Anaesthesiologist-provided pre-hospital advanced airway management in children
© Tarpgaard et al. 2015
Published: 11 September 2015
Pre-hospital advanced airway management has been named one of the top-five research priorities in physician-provided pre-hospital critical care . Few studies have been made on paediatric pre-hospital advanced airway management. The aim of this study was to investigate first-pass success rates and complications related to pre-hospital advanced airway management in patients younger than 16 years of age treated by pre-hospital critical care teams in the Central Denmark Region (1.3 million inhabitants).
A prospective descriptive study based on data collected from eight anaesthesiologist-staffed pre-hospital critical care teams between February 1st 2011 and November 1st 2012.
Of a total of 25 000 pre-hospital critical care missions, the pre-hospital critical care anaesthesiologists attempted endotracheal intubation in 25 children, 13 of which were less than 2 years old.
In one patient, a neonate (600g birth weight), endotracheal intubation failed. The patient was managed by uneventful bag-mask ventilation.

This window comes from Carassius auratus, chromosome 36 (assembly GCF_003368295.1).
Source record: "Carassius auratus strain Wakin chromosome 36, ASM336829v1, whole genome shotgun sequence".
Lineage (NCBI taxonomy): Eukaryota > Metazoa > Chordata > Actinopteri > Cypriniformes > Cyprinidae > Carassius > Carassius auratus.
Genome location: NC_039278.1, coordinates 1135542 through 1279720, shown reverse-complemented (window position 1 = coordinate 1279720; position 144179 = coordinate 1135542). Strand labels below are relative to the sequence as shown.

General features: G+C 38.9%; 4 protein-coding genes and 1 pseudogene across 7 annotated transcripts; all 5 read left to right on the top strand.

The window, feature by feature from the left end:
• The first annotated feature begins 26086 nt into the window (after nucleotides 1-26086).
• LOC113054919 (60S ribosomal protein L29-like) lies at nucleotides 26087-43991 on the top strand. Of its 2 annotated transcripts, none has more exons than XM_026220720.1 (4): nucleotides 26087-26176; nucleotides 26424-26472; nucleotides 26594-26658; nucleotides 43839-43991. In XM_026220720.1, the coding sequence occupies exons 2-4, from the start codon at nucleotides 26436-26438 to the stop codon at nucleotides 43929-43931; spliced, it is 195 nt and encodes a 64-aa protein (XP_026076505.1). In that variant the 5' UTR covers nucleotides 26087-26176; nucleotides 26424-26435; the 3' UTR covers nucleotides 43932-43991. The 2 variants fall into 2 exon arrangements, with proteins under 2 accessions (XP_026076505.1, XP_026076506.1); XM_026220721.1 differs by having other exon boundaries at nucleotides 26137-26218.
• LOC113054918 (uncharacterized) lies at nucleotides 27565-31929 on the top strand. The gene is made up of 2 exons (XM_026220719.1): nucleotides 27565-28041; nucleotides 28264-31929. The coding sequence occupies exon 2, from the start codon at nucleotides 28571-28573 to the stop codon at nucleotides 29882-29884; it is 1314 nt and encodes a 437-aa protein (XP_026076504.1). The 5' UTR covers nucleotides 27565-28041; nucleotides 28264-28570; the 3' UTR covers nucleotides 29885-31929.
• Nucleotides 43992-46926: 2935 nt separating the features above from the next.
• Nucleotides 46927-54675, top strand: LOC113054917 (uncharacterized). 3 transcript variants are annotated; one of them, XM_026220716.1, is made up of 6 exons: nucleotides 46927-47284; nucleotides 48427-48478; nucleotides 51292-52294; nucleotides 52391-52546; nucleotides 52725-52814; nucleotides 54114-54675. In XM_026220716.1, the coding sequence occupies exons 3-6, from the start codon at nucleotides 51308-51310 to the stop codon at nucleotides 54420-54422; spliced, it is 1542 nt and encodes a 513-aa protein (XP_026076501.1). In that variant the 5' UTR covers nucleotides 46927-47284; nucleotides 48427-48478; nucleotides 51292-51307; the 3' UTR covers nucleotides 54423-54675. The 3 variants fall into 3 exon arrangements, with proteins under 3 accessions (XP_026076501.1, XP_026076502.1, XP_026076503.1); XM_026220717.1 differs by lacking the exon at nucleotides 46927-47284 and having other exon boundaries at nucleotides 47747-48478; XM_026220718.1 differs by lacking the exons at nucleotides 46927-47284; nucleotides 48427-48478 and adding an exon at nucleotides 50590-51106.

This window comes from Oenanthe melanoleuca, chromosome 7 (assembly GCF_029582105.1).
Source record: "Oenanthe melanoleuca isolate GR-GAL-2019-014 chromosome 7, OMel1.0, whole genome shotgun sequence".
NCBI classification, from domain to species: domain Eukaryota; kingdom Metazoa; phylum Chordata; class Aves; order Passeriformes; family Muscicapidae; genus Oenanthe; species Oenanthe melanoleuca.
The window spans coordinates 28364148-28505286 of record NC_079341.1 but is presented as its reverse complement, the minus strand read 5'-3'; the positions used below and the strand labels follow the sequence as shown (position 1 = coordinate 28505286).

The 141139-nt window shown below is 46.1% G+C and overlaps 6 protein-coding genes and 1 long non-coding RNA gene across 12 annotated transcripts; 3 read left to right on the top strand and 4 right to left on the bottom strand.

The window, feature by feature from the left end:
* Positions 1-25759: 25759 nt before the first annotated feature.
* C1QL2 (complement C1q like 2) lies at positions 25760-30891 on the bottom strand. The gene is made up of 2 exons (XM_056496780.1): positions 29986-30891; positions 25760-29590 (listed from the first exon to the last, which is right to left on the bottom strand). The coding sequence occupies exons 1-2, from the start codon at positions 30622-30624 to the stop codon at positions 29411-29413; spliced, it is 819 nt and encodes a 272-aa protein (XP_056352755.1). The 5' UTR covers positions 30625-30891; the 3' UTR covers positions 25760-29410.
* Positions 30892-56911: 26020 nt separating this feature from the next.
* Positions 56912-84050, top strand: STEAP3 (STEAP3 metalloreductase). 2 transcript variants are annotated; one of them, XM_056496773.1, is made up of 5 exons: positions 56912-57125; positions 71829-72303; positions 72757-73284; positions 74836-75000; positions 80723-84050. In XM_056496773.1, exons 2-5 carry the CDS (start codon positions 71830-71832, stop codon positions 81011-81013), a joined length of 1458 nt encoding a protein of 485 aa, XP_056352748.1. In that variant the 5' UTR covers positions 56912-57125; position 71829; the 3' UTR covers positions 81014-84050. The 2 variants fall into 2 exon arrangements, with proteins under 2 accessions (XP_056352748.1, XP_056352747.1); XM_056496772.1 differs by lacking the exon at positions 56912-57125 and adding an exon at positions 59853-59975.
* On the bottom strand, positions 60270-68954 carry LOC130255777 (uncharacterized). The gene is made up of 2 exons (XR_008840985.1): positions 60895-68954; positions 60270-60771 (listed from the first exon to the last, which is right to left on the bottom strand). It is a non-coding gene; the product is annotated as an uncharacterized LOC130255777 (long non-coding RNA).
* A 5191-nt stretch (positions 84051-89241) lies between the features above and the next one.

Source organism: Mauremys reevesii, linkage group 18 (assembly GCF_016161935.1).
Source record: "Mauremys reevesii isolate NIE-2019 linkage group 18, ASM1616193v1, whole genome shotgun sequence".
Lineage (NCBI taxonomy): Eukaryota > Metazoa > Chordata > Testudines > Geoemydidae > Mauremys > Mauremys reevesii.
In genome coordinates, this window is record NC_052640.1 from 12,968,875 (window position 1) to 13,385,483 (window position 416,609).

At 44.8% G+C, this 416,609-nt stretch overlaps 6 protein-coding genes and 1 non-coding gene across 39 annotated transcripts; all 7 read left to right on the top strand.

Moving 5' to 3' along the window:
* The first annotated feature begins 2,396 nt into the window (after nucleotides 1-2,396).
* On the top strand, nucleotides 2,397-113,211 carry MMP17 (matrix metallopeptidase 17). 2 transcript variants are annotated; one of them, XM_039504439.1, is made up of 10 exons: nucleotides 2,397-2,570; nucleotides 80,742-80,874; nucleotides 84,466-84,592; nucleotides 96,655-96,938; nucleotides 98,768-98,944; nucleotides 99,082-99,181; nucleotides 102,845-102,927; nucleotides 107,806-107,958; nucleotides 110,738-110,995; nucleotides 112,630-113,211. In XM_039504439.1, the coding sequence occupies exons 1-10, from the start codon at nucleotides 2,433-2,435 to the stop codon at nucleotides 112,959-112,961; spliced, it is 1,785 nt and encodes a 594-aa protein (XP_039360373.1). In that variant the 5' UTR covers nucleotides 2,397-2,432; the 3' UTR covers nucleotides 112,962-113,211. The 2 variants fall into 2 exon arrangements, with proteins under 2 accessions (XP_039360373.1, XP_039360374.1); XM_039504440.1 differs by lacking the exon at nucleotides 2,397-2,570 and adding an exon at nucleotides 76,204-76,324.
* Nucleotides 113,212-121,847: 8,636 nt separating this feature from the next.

All other children had their tracheas successfully intubated by the pre-hospital critical care anaesthesiologists.
Over-all first pass success-rate was 75.0 %. In the group of patients younger than 2 years old, first pass success-rate was 53.8 %.
The overall rate of airway management related complications was 20 % in children younger than 16 years of age and 38 % in children younger than 2 years of age (n=13). No deaths, cardiac arrests or severe bradycardia (heart rate <60) occurred in relation to pre-hospital advanced airway management.
Compared to the adult population  the overall first-pass success rate is low. The complication rates (hypoxia, hypotension, aspiration and oesophageal intubations) in the paediatric population are higher than previously described in our pre-hospital advanced airway management patient population as a whole . This illustrates that young children may represent a substantial pre-hospital airway management challenge even for experienced pre-hospital critical care anaesthesiologists.
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